Yuppie 911: Should Adventurers Pay for Their Own Rescue?

The Bozeman Daily Chronicle reported an interesting story earlier this week: Nighttime helicopter flight rescues hiker from Bridger Ridge

Around 3:30 a.m., a Summit Air Ambulance helicopter spotted the man’s headlamp along the Ridge in the area of Sacajawea and Naya Nuki peaks.

The helicopter touched down on the mountain and flew the hiker down to the Gallatin County Fairgrounds where his friends waited. Other than cuts and scrapes, he was unhurt.

While everyone is glad the hiker made it home safely, the story caught the eye of Shawn Regan with the Bozeman-based PERC (Property and Environment Research Center). Regan noted that other states across the country are now requiring hikers and other back country adventurers to pay for their own search & rescue efforts. 

As The Wall Street Journal reports:  Voluntary Hiker Fee Targets Search-and-Rescue Costs; New Hampshire Seeks to Create ‘Hike Safe’ Cards to Help Foot Bill for Rescues

New Hampshire, home of New England’s tallest peak and a draw for hikers, wants would-be adventurers to start paying upfront to help cover search-and-rescue costs.
Advancing legislation would create voluntary “hike safe” cards—$25 for an individual and $35 for a family a year—that would free them from footing the bill if they are found negligent when needing rescue. Thanks to a 1999 law, New Hampshire is among several states that can bill people after plucking them from the wilderness.

Eight states have rescue-billing laws on the books, although they are often not enforced, said Howard Paul, spokesman for the National Association for Search and Rescue. Colorado also issues cards people can buy for $3 a year or $12 for five years to support rescue teams, although the cards aren’t considered insurance against incurring costs, a spokeswoman for Colorado’s Department of Local Affairs said. County sheriffs decide whether to charge people for any costs, she said.

In fact, Regan first approached this topic back in 2010 in an article for the Cato Institute headlined “Yuppie 911.”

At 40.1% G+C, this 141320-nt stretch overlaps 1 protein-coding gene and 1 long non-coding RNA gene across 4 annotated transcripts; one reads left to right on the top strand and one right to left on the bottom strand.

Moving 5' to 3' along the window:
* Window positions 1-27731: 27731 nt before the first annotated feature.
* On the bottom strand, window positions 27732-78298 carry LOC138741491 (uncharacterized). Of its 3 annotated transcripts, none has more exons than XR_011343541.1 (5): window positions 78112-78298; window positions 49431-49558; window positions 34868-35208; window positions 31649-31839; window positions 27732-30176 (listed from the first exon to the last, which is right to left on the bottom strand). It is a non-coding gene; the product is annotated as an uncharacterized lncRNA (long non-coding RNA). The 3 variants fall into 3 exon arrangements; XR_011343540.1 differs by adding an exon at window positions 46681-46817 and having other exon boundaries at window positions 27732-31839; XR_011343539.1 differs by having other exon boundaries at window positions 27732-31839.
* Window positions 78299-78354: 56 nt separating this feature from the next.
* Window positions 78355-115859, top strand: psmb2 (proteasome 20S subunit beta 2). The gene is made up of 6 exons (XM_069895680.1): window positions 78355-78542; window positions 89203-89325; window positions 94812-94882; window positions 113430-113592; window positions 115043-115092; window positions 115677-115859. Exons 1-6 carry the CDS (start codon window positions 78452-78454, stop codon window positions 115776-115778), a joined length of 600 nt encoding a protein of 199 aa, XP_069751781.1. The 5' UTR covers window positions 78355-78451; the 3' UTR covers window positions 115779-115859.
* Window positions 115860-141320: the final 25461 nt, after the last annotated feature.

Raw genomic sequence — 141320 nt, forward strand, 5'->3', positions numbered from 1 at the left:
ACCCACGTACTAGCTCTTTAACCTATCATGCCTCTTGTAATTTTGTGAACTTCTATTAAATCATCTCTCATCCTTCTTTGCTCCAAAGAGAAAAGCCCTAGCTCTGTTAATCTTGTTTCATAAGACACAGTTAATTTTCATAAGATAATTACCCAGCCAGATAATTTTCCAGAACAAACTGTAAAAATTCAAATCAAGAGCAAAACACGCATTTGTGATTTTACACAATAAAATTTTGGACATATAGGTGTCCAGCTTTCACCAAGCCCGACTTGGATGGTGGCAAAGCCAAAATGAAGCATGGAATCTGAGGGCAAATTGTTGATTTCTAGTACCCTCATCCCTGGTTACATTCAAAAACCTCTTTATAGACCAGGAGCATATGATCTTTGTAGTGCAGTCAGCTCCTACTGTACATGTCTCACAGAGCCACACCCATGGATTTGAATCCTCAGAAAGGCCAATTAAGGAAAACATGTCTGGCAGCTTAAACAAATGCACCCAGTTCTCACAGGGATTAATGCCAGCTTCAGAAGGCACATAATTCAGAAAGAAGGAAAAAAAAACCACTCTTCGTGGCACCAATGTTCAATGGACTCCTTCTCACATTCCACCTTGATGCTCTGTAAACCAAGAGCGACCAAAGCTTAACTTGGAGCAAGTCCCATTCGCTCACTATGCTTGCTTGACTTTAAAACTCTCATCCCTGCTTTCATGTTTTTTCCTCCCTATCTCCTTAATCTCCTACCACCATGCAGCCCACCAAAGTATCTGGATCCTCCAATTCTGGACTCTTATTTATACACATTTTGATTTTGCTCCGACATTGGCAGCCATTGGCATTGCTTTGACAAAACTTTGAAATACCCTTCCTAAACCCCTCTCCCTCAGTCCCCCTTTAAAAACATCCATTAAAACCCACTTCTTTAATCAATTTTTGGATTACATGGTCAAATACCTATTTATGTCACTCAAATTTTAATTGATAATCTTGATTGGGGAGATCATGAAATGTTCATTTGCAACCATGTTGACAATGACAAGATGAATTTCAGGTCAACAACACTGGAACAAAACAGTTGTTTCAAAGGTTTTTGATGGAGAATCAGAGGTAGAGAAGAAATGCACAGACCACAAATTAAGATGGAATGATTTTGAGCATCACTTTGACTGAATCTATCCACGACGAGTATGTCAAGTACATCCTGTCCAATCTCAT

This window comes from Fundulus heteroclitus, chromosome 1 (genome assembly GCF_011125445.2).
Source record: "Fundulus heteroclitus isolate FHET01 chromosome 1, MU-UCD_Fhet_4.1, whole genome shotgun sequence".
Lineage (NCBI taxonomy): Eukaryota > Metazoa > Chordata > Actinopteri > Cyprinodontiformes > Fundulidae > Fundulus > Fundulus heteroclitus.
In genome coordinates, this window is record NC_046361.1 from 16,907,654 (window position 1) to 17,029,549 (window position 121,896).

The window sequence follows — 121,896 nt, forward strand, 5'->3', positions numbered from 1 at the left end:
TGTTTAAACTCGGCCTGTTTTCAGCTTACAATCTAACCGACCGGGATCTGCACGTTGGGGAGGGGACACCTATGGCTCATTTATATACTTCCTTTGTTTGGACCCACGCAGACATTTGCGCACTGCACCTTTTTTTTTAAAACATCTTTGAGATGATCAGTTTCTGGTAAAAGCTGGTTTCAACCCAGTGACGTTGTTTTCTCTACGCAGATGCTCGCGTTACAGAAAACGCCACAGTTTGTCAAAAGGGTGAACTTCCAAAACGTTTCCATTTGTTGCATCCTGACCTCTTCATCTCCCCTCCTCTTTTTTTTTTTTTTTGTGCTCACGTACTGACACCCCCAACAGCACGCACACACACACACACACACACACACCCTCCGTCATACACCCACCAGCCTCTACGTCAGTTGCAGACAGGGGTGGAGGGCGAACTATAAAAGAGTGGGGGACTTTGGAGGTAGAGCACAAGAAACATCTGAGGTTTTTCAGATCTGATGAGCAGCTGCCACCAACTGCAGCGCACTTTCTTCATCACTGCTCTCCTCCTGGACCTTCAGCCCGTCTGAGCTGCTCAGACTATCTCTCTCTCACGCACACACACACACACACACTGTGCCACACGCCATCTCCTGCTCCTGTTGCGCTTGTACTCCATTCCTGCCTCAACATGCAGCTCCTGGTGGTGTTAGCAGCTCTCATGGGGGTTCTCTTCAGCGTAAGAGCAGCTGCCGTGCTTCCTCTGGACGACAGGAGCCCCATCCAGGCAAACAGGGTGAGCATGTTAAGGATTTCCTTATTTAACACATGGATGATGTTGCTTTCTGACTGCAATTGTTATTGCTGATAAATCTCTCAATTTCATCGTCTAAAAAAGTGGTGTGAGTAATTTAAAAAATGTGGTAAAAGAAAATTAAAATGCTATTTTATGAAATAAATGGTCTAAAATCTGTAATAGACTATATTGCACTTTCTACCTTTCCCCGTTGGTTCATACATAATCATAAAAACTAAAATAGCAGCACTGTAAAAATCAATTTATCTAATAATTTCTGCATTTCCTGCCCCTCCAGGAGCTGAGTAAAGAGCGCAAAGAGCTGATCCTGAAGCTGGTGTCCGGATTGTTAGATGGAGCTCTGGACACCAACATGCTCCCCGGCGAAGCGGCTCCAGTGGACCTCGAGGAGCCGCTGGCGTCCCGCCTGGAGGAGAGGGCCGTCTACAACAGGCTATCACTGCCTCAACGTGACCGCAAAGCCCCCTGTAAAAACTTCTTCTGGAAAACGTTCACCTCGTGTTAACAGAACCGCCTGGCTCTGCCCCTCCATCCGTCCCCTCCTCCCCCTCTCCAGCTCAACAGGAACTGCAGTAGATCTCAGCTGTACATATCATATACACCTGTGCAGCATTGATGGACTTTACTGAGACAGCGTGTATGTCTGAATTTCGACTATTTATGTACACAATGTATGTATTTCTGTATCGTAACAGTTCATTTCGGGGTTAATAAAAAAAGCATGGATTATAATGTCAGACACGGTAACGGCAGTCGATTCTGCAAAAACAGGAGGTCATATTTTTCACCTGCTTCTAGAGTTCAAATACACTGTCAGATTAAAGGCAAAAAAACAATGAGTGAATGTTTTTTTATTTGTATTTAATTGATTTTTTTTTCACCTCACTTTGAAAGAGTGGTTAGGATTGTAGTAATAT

Before the advent of helicopter rescues on Alaska’s Mount McKinley in the 1970s, few people attempted to climb North America’s highest peak, and those who did knew they were completely on their own. Prior to 1970 there were only 35 rescues on the mountain, but in the 1976 season alone there were 33 rescues.

Rescue efforts require the use of tremendous amounts of limited emergency resources.Most public land agencies contract with the U.S. Coast Guard and other agencies for emergency helicopters, which cost upwards of $4,000 per hour. But personal locator beacons often cause officials to over-respond with helicopters to minor or nonexistent emergencies.

Over the past 15 years, the Park Service has performed, on average, 11 search and rescue operations per day. The costs of those rescues add up. In 2008, the National Park Service spent nearly $5 million on search and rescues,mostly in YosemiteNational Park, a haven for rock
climbers. Denali National Park, home of Mount McKinley, averaged $18,000 per rescue in 2005.

Sketch from Regan’s 2010 column

vinny in Livingston

Wednesday, May 07, 2014 3:37 AM

I say bill ’em, and let the free market offer an insurance solution to spread the risks out.
“If you like your rescue, you can keep your rescue!”

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